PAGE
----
A new vaccine using the same mRNA technology as Covid vaccines could prevent deadly pancreatic cancer from returning, study shows
- The old-age vaccine against pancreatic cancer was praised by experts after the study
- Findings suggest personalized vaccines could prevent deadly diseases from returning
- A quarter of patients with pancreatic cancer survive more than a year because the T cells are not active
- 8 participants had cells that recognized disease and remained cancer-free 18 months later
Experts have hailed a cutting-edge vaccine that could prevent pancreatic cancer from coming back.
Initial study results suggest that the personalized vaccines prime the body to prevent the deadly disease from recurring.
Only a quarter of patients survive a year or more after diagnosis, and pancreatic cancer often goes undetected because the immune system fails to recognize the tumor cells as a threat.
But a small subset of patients beat the odds after their tumor is removed. A team led by Dr. Vinod Balachandran of the Memorial Sloan Kettering Cancer Center in New York found that their tumors contained large numbers of pathogen-destroying T cells.
Experts have welcomed a cutting-edge vaccine that could prevent pancreatic cancer from returning (stock image of woman about to have an injection)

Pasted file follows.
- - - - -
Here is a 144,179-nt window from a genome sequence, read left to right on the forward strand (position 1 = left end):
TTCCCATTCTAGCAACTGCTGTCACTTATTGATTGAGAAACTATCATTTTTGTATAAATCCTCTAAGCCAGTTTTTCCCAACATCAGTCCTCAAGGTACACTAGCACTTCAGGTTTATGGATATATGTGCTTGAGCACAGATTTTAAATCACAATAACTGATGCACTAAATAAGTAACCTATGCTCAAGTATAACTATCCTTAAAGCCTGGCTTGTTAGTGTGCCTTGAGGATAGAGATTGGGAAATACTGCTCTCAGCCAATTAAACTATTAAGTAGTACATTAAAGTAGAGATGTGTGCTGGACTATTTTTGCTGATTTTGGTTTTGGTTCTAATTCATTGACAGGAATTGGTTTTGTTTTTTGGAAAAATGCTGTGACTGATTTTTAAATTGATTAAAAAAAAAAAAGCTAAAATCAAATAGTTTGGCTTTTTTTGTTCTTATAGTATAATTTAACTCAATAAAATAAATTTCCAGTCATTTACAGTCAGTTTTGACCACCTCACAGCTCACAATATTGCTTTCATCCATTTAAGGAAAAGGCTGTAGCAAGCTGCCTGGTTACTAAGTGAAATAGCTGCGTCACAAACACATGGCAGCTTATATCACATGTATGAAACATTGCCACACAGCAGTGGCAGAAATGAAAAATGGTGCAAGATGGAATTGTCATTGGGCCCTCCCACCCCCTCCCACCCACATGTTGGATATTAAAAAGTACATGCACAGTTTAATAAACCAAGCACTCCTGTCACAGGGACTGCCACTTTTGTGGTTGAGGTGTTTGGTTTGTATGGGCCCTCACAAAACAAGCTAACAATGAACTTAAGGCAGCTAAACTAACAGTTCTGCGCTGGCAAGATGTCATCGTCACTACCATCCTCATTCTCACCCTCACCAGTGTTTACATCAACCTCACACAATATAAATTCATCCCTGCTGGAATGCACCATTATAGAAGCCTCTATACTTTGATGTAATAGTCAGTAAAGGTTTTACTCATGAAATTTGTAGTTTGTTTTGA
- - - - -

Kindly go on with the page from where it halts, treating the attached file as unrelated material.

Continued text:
They designed a study involving 16 people with pancreatic cancer who received tailor-made vaccines after surgery.
The vaccine uses part of the tumor’s genetic code to teach the cells to make a protein that triggers an immune response.
This allows the body to “recognize” the cancer as a threat and the T-cells to destroy it if it returns. In eight of the participants, the vaccine activated T cells to recognize the disease. They remained cancer-free 18 months later.
dr Speaking at the American Society for Clinical Oncology annual conference in Chicago, Balachandran said, “All therapies are currently largely ineffective in pancreatic cancer.
“The early results suggest that you may have a better outcome if you have an immune response.”
dr Chris MacDonald, head of research at Pancreatic Cancer UK, said a tailor-made vaccine would be a “vital new weapon against the deadliest common cancer” (stock image from a UK NHS station).
In most patients who did not respond to the vaccine, the cancer came back and some died.
The vaccine was developed with pharmaceutical giant BioNTech, which used similar mRNA technology to make the Covid vaccine, and US firm Genentech.
dr Chris MacDonald, head of research at Pancreatic Cancer UK, said a tailor-made vaccine would be a “vital new weapon against the deadliest common cancer”.
In the UK, around 10,500 people are diagnosed with the disease each year, of whom 9,600 die.